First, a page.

The Eagles' service project is the single most greatest youth service initiative in history, and has touched every community in America, and in many towns and cities, hundreds and hundreds of times over the last century. You cannot read a small town newspaper in America without running across a story of an Eagle Scout Service project on a pretty regular basis.
Whether it is building duck boxes, or installing a handicap-accessible ramp at a church, or painting an American Legion, or cleaning up a neglected cemetery, many hours are spent by these Scouts making a difference in their home towns. Some are more ambitious than others - building a playground at a Russian orphanage; or building a library for an African school; or restoring wetlands - and some projects baffle the mind at the amount of energy and enthusiasm that these young Americans put into their projects. Just recently the National Eagle Scout Association announced that over 100 million hours of service has been spent by all Eagle Scouts, and each year forward, more than three million hours are added to that amazing total.
The Eagle Scout comes in all sizes and colors and shapes, and for some, it continues on to the halls of power - to the White House and Congress, to the corner office and the executive suite. For others, it leads to the great outdoors - to the Appalachian Trail, the South Pole, and the summit of Mount Everest. For still others, it culminates in service in the classroom and the laboratory, in distinguished military service, and the Peace Corp and the local community.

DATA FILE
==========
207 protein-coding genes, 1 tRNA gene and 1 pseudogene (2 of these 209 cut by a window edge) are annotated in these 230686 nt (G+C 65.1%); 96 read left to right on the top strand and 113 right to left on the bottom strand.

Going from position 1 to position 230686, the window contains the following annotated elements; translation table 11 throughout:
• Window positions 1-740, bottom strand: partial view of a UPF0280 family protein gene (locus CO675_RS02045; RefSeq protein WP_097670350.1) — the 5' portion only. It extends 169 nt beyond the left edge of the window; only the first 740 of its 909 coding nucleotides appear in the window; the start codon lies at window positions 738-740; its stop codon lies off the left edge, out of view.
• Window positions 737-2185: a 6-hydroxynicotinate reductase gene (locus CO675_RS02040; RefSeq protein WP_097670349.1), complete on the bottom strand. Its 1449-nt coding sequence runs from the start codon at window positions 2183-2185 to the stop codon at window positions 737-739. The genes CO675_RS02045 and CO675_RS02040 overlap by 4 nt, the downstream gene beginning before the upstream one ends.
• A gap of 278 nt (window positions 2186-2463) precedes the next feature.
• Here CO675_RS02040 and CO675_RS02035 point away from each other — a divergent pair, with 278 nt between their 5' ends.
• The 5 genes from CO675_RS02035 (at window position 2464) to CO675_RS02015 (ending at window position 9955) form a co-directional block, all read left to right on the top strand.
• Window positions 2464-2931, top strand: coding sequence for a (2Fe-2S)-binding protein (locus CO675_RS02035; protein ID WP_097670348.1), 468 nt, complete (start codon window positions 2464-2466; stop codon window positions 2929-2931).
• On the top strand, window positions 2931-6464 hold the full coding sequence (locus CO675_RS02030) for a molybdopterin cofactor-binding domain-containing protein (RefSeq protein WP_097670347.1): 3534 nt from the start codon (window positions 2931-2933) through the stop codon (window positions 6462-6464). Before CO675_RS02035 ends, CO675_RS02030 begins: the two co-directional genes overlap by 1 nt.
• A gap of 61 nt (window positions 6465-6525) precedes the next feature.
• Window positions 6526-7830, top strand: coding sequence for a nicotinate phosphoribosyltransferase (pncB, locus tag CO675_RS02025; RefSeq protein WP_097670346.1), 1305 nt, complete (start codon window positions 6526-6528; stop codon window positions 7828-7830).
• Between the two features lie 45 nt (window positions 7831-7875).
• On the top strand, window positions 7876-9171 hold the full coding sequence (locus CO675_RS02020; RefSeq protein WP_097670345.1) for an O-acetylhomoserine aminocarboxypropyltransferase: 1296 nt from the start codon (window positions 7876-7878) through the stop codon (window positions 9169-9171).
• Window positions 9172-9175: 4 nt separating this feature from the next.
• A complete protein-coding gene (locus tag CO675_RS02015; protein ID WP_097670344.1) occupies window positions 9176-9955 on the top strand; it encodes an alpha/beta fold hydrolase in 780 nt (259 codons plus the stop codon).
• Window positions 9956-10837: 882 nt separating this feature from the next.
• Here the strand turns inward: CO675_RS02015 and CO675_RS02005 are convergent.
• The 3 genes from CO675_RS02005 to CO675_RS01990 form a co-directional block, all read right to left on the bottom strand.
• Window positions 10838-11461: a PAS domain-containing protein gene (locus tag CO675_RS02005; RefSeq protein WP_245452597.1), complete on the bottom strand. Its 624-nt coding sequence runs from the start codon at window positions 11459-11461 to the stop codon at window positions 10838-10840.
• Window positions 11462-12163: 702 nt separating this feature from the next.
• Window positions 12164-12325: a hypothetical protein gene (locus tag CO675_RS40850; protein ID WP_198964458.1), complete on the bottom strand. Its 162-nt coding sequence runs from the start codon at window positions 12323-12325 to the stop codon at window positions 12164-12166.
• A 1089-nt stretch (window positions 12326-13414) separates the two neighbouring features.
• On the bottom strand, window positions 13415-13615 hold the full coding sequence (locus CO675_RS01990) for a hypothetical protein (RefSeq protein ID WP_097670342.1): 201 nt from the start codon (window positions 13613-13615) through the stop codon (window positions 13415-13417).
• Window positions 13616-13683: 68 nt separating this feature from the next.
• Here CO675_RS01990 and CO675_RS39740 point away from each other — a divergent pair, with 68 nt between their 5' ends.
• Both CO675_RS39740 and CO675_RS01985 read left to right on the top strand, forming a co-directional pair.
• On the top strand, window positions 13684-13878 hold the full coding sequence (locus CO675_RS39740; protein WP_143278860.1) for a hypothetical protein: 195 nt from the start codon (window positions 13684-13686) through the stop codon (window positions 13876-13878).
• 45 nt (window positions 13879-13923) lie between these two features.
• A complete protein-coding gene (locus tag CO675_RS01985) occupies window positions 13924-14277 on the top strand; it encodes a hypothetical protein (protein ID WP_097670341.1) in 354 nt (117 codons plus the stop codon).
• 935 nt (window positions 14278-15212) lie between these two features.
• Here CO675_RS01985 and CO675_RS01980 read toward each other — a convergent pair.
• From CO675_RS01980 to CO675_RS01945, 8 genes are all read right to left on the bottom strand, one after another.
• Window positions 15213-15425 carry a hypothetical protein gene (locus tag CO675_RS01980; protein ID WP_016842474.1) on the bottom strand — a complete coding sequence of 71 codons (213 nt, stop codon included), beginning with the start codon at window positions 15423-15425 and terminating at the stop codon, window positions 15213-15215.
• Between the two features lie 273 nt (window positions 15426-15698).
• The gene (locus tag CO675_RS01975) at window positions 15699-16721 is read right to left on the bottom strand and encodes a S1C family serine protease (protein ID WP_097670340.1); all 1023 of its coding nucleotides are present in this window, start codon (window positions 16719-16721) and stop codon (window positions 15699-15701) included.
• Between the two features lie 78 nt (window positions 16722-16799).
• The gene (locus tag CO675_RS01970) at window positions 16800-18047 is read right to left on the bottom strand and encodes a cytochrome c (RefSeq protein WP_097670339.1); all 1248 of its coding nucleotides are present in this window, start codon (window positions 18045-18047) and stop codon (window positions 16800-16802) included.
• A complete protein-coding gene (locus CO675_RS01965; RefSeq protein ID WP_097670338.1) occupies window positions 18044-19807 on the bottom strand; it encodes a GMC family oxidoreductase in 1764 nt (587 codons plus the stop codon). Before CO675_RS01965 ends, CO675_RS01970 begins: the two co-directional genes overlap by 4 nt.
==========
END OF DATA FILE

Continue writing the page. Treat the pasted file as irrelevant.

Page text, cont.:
The honor roll of Eagle Scouts reads like a who's who of American Life: President Gerald Ford, Supreme Court Justice Stephen Breyer, astronaut Neil Armstrong, businessman J.W. Marriott, filmmaker Steven Spielberg, New York Mayor Michael Bloomberg, Congressman G.T. Thompson and Congressman Bill Bradley, athlete Hank Aaron, explorer Steve Fossett, Tuskegee Airman Col. Charles McGee, Medal of Honor recipient Tommy Norris, Noble laureate Peter Agre, Pulitzer Prize winner E.O. Wilson, TV personality Mike Rowe, Frank Fritz, History Channel star from American Pickers, and many, many more.
This year, over 50,000 Scouts will receive their Eagle Scout Award. Where will the trail lead them? Only time will tell, but one thing is for sure: Whatever it is, odds are they will do it very well.
Here in the Twin Tiers, the Allegheny Highlands Council - which serves Chautauqua, Cattaraugus, and Allegany counties in New York, and McKean and Potter counties in Pennsylvania - averages about 40 Eagle Scouts a year, who will average about 130 to 150 hours per project, and every so often, there's an ambitious 500 hour project. You just never know.
John Wojciechowicz is executive of the Allegheny Highlands Council Scout Executive and an Eagle Scout. For more information about scouting programs in your town, call the Scout Service Center at 665-BOYS (2697) and visit alleghenyhighlands.org.